Cynthia Mullaly, Germantown
Editor’s Note: To clarify, the details of Sparks being an ex-Marine and member of the NRA were given in the context of his biography, not as an implicit criticism.
Special Interest Farming
Thanks for the article on the USDA and its impact on small farmers (LEO Weekly, May 20). The only surprise will come to those who believe that the USDA is supposed to help all farmers and the country as a whole. U.S. farm policy largely helps the USDA and corporate farming — two special interest groups — at the expense of consumers, taxpayers, small farmers, the economy and the environment.
The Environmental Working Group provides a phenomenal database on (direct) farm subsidies at farm.ewg.org/sites/farmbill2007. It’s particularly fun to search for distant relatives, members of the Mellencamp clan, Scottie Pippen and assorted Rockefellers.
One other factoid: Do you know the agency from which the federal Food Stamp program is administered? Health and Human Services? No, but that’s a good guess. It’s the USDA — something for its bureaucrats to do, as the need for their work was dropping along with the number of farmers.
D. Eric Schansberg, Professor of Economics, IU Southeast
For the sake of discussion, let’s say the processing plant on Story Avenue started up in 1955. Those homeowners in the surrounding area who purchased their homes before the start-up of this processing plant have a legitimate complaint about the “stink” coming from the JBS Swift plant; all others should relocate. This is the same demand the residents are making to JBS Swift.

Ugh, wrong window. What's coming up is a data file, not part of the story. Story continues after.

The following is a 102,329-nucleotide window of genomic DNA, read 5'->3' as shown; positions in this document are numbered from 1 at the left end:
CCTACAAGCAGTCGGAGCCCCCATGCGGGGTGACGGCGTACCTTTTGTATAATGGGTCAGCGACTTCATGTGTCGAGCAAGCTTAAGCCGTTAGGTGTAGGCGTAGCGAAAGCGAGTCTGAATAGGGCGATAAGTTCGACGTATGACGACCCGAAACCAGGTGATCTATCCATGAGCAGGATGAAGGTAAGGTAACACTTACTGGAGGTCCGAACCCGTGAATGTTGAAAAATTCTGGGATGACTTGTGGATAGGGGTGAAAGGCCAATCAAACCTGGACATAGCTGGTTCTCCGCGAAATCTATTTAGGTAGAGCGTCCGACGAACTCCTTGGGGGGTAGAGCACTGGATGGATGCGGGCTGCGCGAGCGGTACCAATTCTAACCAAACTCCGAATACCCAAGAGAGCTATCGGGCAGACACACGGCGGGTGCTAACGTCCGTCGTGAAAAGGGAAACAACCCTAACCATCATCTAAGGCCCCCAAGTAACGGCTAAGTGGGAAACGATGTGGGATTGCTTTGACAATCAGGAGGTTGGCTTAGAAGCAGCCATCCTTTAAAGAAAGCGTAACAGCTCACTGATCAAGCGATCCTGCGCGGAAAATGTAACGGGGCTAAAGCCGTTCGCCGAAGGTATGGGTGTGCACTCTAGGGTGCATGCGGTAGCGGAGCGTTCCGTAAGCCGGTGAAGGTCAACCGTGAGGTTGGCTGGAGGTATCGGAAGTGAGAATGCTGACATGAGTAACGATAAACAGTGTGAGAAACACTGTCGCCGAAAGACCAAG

It is not a bad scam to purchase a house in Butchertown at a price that reflects the location and then start a campaign to drive out the reason for the low price. There is no way this plant is going to satisfy the residents, and they have already gone on the record stating that the processing plant cannot eliminate the “stink.”
Who speaks for the hundreds of workers who owe their living to this plant, who will be out of a job? This type of business cannot afford the expense of relocation in this area. If the residents are successful in their campaign to drive this business out, they will have increased house values at the expense of the workers. That is the real “stink” coming out of Butchertown.
James R. DeSpain, St. Matthews
Regarding the May 6 letter by Ryzek Mal and Syd Bishop’s response last week: I’ve tried to bite my tongue for three weeks and can stand it no longer. Mr. Mal, my daughter was the bass player for Guilt, and I can assure you she was not “sad, dirty or mostly pathetic.” I will admit that I didn’t truly understand the music, but the “straight edge” group she was with was very serious, dedicated and, sure, trying to have a little fun. The several events I went to were well attended, but in legal drinking establishments, so I can’t comment on your 14-17-year-old dig. But the twentysomethings who were there seemed to love it.
Ashli played at the reunion at Headliners and then went to the book signing in Chicago. She had a great time and said it was well received, so, Mr. Mal, I’m going to say they were real musicians. I’m not so sure about your “friends.”
Anthony W. State, Louisville